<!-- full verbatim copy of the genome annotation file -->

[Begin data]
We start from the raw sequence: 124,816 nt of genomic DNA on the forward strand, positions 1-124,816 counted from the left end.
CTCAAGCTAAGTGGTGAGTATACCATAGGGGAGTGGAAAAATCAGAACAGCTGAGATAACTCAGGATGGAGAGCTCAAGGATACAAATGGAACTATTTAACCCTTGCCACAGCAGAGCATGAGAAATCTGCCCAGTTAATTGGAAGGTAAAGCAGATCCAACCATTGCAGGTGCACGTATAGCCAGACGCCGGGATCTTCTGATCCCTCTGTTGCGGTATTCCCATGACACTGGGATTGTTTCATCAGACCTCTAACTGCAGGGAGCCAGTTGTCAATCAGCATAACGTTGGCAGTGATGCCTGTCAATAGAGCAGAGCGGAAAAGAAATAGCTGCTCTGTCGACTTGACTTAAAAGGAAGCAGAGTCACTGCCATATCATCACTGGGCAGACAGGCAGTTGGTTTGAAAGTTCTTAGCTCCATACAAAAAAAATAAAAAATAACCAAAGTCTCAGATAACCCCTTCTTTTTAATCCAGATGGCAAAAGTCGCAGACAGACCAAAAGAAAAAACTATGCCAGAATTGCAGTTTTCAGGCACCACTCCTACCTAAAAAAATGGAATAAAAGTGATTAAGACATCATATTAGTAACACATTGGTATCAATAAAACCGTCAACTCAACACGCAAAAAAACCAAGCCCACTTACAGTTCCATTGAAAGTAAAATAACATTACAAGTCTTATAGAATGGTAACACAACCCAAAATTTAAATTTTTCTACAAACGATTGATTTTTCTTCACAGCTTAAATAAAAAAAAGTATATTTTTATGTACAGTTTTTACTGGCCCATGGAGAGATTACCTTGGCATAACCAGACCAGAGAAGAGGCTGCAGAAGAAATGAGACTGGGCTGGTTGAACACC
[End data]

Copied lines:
We start from the raw sequence: 124,816 nt of genomic DNA on the forward strand, positions 1-124,816 counted from the left end.
CTCAAGCTAAGTGGTGAGTATACCATAGGGGAGTGGAAAAATCAGAACAGCTGAGATAACTCAGGATGGAGAGCTCAAGGATACAAATGGAACTATTTAACCCTTGCCACAGCAGAGCATGAGAAATCTGCCCAGTTAATTGGAAGGTAAAGCAGATCCAACCATTGCAGGTGCACGTATAGCCAGACGCCGGGATCTTCTGATCCCTCTGTTGCGGTATTCCCATGACACTGGGATTGTTTCATCAGACCTCTAACTGCAGGGAGCCAGTTGTCAATCAGCATAACGTTGGCAGTGATGCCTGTCAATAGAGCAGAGCGGAAAAGAAATAGCTGCTCTGTCGACTTGACTTAAAAGGAAGCAGAGTCACTGCCATATCATCACTGGGCAGACAGGCAGTTGGTTTGAAAGTTCTTAGCTCCATACAAAAAAAATAAAAAATAACCAAAGTCTCAGATAACCCCTTCTTTTTAATCCAGATGGCAAAAGTCGCAGACAGACCAAAAGAAAAAACTATGCCAGAATTGCAGTTTTCAGGCACCACTCCTACCTAAAAAAATGGAATAAAAGTGATTAAGACATCATATTAGTAACACATTGGTATCAATAAAACCGTCAACTCAACACGCAAAAAAACCAAGCCCACTTACAGTTCCATTGAAAGTAAAATAACATTACAAGTCTTATAGAATGGTAACACAACCCAAAATTTAAATTTTTCTACAAACGATTGATTTTTCTTCACAGCTTAAATAAAAAAAAGTATATTTTTATGTACAGTTTTTACTGGCCCATGGAGAGATTACCTTGGCATAACCAGACCAGAGAAGAGGCTGCAGAAGAAATGAGACTGGGCTGGTTGAACACC